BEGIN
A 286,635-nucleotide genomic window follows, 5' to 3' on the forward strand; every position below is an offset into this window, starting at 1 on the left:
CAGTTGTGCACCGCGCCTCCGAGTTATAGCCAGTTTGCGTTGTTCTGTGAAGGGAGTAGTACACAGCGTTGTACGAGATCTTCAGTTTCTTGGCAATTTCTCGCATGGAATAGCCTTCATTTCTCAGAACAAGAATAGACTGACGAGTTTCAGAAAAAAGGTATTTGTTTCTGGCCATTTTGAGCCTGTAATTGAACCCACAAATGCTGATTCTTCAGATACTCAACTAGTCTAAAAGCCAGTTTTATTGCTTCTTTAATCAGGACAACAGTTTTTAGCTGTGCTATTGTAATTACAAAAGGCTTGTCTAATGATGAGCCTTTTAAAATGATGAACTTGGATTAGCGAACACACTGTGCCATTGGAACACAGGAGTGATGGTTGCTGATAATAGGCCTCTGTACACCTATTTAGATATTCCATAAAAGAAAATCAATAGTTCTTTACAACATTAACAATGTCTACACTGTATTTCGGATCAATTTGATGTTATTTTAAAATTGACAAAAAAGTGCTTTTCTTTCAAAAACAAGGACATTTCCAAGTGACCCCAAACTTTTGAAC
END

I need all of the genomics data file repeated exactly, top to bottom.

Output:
A 286,635-nucleotide genomic window follows, 5' to 3' on the forward strand; every position below is an offset into this window, starting at 1 on the left:
CAGTTGTGCACCGCGCCTCCGAGTTATAGCCAGTTTGCGTTGTTCTGTGAAGGGAGTAGTACACAGCGTTGTACGAGATCTTCAGTTTCTTGGCAATTTCTCGCATGGAATAGCCTTCATTTCTCAGAACAAGAATAGACTGACGAGTTTCAGAAAAAAGGTATTTGTTTCTGGCCATTTTGAGCCTGTAATTGAACCCACAAATGCTGATTCTTCAGATACTCAACTAGTCTAAAAGCCAGTTTTATTGCTTCTTTAATCAGGACAACAGTTTTTAGCTGTGCTATTGTAATTACAAAAGGCTTGTCTAATGATGAGCCTTTTAAAATGATGAACTTGGATTAGCGAACACACTGTGCCATTGGAACACAGGAGTGATGGTTGCTGATAATAGGCCTCTGTACACCTATTTAGATATTCCATAAAAGAAAATCAATAGTTCTTTACAACATTAACAATGTCTACACTGTATTTCGGATCAATTTGATGTTATTTTAAAATTGACAAAAAAGTGCTTTTCTTTCAAAAACAAGGACATTTCCAAGTGACCCCAAACTTTTGAAC